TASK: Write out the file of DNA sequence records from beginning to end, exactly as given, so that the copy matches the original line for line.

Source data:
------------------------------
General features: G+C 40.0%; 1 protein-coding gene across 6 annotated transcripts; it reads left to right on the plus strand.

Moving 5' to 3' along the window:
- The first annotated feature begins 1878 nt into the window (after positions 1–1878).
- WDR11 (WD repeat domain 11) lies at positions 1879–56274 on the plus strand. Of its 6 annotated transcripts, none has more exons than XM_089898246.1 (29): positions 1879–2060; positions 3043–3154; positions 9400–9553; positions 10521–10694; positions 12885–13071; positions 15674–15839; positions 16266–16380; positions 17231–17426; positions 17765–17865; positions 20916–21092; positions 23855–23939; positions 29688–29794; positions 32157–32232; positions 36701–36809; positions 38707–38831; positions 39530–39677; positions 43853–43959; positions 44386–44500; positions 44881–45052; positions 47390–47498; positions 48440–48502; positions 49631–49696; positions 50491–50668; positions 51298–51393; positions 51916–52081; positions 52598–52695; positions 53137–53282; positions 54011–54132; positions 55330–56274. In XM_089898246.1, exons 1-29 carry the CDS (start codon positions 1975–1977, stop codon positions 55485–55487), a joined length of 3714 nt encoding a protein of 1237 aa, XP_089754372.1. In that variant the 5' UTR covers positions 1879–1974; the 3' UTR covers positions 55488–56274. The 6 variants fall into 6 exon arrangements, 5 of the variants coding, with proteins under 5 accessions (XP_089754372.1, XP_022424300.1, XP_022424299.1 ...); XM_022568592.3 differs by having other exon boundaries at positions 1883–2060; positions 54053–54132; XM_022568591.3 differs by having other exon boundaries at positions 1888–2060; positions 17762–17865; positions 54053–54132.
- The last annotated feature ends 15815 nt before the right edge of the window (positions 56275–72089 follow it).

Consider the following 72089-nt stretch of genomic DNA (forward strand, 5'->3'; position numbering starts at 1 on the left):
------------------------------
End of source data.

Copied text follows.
General features: G+C 40.0%; 1 protein-coding gene across 6 annotated transcripts; it reads left to right on the plus strand.

Moving 5' to 3' along the window:
- The first annotated feature begins 1878 nt into the window (after positions 1–1878).
- WDR11 (WD repeat domain 11) lies at positions 1879–56274 on the plus strand. Of its 6 annotated transcripts, none has more exons than XM_089898246.1 (29): positions 1879–2060; positions 3043–3154; positions 9400–9553; positions 10521–10694; positions 12885–13071; positions 15674–15839; positions 16266–16380; positions 17231–17426; positions 17765–17865; positions 20916–21092; positions 23855–23939; positions 29688–29794; positions 32157–32232; positions 36701–36809; positions 38707–38831; positions 39530–39677; positions 43853–43959; positions 44386–44500; positions 44881–45052; positions 47390–47498; positions 48440–48502; positions 49631–49696; positions 50491–50668; positions 51298–51393; positions 51916–52081; positions 52598–52695; positions 53137–53282; positions 54011–54132; positions 55330–56274. In XM_089898246.1, exons 1-29 carry the CDS (start codon positions 1975–1977, stop codon positions 55485–55487), a joined length of 3714 nt encoding a protein of 1237 aa, XP_089754372.1. In that variant the 5' UTR covers positions 1879–1974; the 3' UTR covers positions 55488–56274. The 6 variants fall into 6 exon arrangements, 5 of the variants coding, with proteins under 5 accessions (XP_089754372.1, XP_022424300.1, XP_022424299.1 ...); XM_022568592.3 differs by having other exon boundaries at positions 1883–2060; positions 54053–54132; XM_022568591.3 differs by having other exon boundaries at positions 1888–2060; positions 17762–17865; positions 54053–54132.
- The last annotated feature ends 15815 nt before the right edge of the window (positions 56275–72089 follow it).

Consider the following 72089-nt stretch of genomic DNA (forward strand, 5'->3'; position numbering starts at 1 on the left):